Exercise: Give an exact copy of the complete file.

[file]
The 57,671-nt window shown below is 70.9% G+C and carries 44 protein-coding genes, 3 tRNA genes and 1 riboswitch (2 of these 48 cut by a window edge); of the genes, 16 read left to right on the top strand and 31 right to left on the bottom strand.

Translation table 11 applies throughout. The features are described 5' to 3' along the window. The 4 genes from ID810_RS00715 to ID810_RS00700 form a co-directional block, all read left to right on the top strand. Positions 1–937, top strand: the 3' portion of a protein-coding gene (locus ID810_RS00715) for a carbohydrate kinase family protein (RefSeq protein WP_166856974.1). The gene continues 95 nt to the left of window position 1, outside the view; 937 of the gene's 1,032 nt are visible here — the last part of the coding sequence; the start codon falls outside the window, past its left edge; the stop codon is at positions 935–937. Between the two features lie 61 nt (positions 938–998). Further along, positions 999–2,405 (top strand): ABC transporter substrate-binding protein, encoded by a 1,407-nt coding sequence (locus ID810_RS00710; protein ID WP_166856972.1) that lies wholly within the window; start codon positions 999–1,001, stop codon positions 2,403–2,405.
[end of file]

The 57,671-nt window shown below is 70.9% G+C and carries 44 protein-coding genes, 3 tRNA genes and 1 riboswitch (2 of these 48 cut by a window edge); of the genes, 16 read left to right on the top strand and 31 right to left on the bottom strand.

Translation table 11 applies throughout. The features are described 5' to 3' along the window. The 4 genes from ID810_RS00715 to ID810_RS00700 form a co-directional block, all read left to right on the top strand. Positions 1–937, top strand: the 3' portion of a protein-coding gene (locus ID810_RS00715) for a carbohydrate kinase family protein (RefSeq protein WP_166856974.1). The gene continues 95 nt to the left of window position 1, outside the view; 937 of the gene's 1,032 nt are visible here — the last part of the coding sequence; the start codon falls outside the window, past its left edge; the stop codon is at positions 935–937. Between the two features lie 61 nt (positions 938–998). Further along, positions 999–2,405 (top strand): ABC transporter substrate-binding protein, encoded by a 1,407-nt coding sequence (locus ID810_RS00710; protein ID WP_166856972.1) that lies wholly within the window; start codon positions 999–1,001, stop codon positions 2,403–2,405.